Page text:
Everybody wants to race up and down the floor. Most teams, however, can’t do it with the flair of the Miami Heat. Perhaps Kentucky and a few other teams equipped with lottery picks can imitate the NBA’s speed and execution. But it’s rare at this level, and that’s why the 35-second shot clock is necessary.

I agree with the spirit of Eamonn’s argument. I think the deliberate slow-downs should go. And yes, I’d pay to see North Carolina against Duke with a 24-second shot clock. But I can’t recommend a permanent change at the expense of the diversity the current rules permit.

These days, the NBA has five teams with a legitimate shot at the championship. The beauty of college basketball, however, is that a chunk of the 68 squads that enter the NCAA tournament have a chance.

In March, Rick Majerus’ coaching prowess and tempo control helped Saint Louis beat a faster, more talented Memphis squad. In the Sweet 16, Wisconsin’s notoriously slow pace nearly led to an upset over a Syracuse team that epitomized “long and athletic.”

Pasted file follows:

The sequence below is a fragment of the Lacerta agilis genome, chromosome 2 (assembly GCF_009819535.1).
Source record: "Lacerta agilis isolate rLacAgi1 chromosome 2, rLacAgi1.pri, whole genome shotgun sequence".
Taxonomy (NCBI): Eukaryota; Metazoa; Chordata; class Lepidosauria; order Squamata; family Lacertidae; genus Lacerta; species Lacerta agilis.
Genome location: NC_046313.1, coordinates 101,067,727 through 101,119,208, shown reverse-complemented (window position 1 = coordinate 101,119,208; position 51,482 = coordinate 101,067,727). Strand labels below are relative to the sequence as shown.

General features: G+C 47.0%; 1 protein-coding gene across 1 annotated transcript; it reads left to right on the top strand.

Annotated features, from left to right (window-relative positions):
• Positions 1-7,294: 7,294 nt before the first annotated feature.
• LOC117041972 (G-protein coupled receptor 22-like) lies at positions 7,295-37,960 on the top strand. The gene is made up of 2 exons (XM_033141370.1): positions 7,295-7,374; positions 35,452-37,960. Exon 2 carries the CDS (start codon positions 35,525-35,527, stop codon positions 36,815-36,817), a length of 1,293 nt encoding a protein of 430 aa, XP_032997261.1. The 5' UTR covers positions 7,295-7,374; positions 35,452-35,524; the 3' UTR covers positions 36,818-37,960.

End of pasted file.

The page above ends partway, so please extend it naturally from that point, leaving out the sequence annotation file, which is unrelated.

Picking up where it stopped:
In the two years that Butler reached the national title game (2010, '11), it finished No. 292 and No. 277 in Ken Pomeroy’s adjusted tempo ratings. Brad Stevens didn’t have to push the pace to win. Instead, the Bulldogs played the measured, rugged basketball that turned every March Madness matchup into a scrap. And it worked.

Each year, a dozen or so elite athletes enter the mix at the collegiate level. The next tier, however, features the above-average players who anchor most programs. With so many prospects represented in the latter group, coaches need flexibility to plan according to their talent.

Strategy still matters at this level. So that additional 11 seconds gives those conductors more time for that extra pass, that extra shot, that extra ball screen or that extra defensive adjustment that can lead to a critical stop.

It’s not always sexy. And I’m not asking for more 20-point halves that send the game back to the 1950s. But the college product is distinct because more than 340-something Division I teams use various styles. The 35-second shot clock is the equalizer that encourages the variation that not only separates the college game from the pros but also gives the NCAA’s Davids the rocks they need to fight off its Goliaths.

-- Myron Medcalf